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Rebecca Ringquists Embroidery Workshops: A Bend-the-Rules Primer Hardcover – April 14, 2015
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Top Customer Reviews
The VERY cool thing is that this sampler is shown a bit enlarged on all of page 45. It's just called a sampler of hand stitches. There are neat sections of stitches radiating from the middle and then some segments are a riot of texture with thick, colorful fibers. Let's just say she doesn't restrict herself to DMC floss (which she highly touts). As on the piece of cloth in my hand, the outside ring of the circle identifies the stitches of each section. The entire sampler fits into a 6" hoop and you can still see that outer border with the words just inside the hoop. She has happily left a few of the segments only partially stitched which gives you a sense of immediacy and even intimacy: it looks like she just set it down to answer the phone and will be right back to finish it.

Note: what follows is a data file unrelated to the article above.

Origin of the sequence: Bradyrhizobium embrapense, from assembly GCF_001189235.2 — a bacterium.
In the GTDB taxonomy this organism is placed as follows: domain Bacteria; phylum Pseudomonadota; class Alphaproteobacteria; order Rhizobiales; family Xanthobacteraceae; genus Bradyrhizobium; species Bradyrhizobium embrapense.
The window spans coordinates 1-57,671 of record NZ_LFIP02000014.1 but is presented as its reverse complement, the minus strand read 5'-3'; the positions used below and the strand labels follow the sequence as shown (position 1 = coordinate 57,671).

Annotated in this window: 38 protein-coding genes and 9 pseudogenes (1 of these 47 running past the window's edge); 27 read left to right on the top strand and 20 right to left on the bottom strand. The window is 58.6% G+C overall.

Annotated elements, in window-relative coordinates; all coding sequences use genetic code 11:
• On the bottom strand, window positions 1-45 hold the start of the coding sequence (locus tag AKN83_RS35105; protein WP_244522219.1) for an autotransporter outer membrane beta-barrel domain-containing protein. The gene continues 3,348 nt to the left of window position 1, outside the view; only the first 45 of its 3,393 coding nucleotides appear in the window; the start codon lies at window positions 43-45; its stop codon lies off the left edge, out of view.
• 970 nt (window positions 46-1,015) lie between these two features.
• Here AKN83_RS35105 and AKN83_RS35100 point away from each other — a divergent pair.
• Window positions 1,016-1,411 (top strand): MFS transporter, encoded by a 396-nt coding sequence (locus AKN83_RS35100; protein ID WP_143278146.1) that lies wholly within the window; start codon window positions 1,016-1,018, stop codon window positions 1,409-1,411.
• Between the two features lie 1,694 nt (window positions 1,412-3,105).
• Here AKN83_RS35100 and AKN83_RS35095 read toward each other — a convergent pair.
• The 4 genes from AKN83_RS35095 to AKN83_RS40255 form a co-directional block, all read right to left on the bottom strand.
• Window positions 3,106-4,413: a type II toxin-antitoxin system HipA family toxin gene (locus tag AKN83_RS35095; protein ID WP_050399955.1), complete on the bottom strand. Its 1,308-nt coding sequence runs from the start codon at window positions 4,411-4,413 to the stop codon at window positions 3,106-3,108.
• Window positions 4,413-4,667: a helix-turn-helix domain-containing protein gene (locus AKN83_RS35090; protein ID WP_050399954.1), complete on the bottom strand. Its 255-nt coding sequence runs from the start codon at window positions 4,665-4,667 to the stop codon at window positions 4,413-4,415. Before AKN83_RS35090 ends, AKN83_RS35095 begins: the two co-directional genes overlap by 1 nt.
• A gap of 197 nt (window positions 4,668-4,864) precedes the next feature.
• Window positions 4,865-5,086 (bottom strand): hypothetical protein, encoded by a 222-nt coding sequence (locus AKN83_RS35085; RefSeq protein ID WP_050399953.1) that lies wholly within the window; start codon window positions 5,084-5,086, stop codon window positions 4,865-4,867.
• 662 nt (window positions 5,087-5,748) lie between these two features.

Then something dawned on me. I hiked back to rousing Introduction and across it, on page 9, she shows the BACK of the sampler in the hoop!!! Whoo hoo hooooooo...is it ever messy!!!
From the Intro on, Rebecca (I guess we're on a first name basis) really punches the creative juices simmering in us. She tosses out the rules of young colonial sampler-makers which instilled "perfection, patience and politeness." Instead, she EMBRACES a messy back. She ENCOURAGES using knots that show through so it gives you something to stitch over and add layers to. She ENTHUSIASTICALLY wants to get you drawing and stitching. For once, an artist whose identified medium is embroidery doesn't get you all intimidated with designing. She recommends grabbing fabric that already has designs on it like polka dots: maybe you can use different stitches or colors inside each one...or maybe outline the border of each dot...or maybe play connect-the-dots. Whatever strikes your fancy.
I love vintage and antique books and honor our embroidering forebears who paved the way for us. I love 30-45 yo books that either expanded into embroidery around the world or drilled down into one complex technique like goldwork or hardanger. I love many of the very recent books because they are fresh and really accessible.
Rebecca Ringuist is an author to keep your eye on. This is a good book.
Otherwise the book is very inspiring.